Photo Credit: (NASA/Bill Ingalls)
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SpaceX’s Dragon capsule Endeavour successfully splashed down today off the coast of Pensacola, FL after a 64-day mission to the International Space Station. The return process began last night with the undocking at 7:35 pm EDT and subsequent departure burns. The crew — Astronauts Bob Behnken and Doug Hurley — was then free to get a full night’s rest.

Today’s events started with a wake-up message from the crew’s kids, at one point saying “Wake up! You can sleep in tomorrow!” Other events leading up to reentry saw more engine burns, the suits being donned one last time, closure of the nosecone, and checklist after checklist being reviewed. The tension increased dramatically after the 11-minute de-orbit burn followed by the dangerous phase of the capsule meeting the atmosphere at high speed and high heat. Then came the blackout period, where communications and telemetry are unavailable during peak heating, but this was expected and is a normal part of spaceflight.

Communications were restored 42 minutes past the hour, predicted just like when they are lost. Shortly after, a series of parachutes were deployed to slow Endeavour to a gentile 15-ish mph for splashdown in the Gulf of Mexico, bringing a round of cheers in SpaceX’s mission control in Hawthorne, CA. The recovery ship GO Navigator and its smaller fastboats set off to secure Endeavour and lift it on to the deck for the crew to exit.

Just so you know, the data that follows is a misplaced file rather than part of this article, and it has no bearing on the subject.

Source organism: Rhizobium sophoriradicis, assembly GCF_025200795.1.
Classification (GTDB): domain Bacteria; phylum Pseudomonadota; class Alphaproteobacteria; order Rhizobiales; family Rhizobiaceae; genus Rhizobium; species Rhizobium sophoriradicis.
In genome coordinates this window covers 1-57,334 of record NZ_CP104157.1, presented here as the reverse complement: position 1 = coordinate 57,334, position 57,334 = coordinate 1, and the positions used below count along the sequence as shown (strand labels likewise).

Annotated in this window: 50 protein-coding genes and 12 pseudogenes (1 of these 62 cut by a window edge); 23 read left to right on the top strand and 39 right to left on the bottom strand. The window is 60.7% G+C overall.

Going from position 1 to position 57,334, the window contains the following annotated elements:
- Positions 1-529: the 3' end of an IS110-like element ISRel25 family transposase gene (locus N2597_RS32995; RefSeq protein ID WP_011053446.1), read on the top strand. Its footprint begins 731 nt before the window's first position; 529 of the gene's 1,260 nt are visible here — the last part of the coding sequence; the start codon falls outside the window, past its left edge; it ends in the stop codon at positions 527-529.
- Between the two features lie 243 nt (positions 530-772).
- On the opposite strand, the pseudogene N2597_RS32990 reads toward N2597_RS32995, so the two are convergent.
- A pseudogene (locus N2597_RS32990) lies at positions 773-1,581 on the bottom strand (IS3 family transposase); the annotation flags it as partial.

Exit from the capsule was hampered for a bit due to concern about a minor debris strike near the hatch and worries about lingering trace amounts of toxic hypergolic fuels. But after some minor delays, the issues were resolved and the hatch was opened for the crew to exit.

Photo Credit: (NASA/Bill Ingalls)

And with that, the Demo-2 mission comes to a close. Bob and Doug will be flown by helicopter back to land and NASA’s Gulfstream jet will fly them back to Houston, TX. As for Endeavour, it will be brought back to Kennedy Space Center to have its cargo unloaded and begin checks and refurbishment to be flown again. In fact, the whole mission will be thoroughly reviewed but no major issues are expected to be found and the first operational flight, Crew 1, is planned to launch in September.

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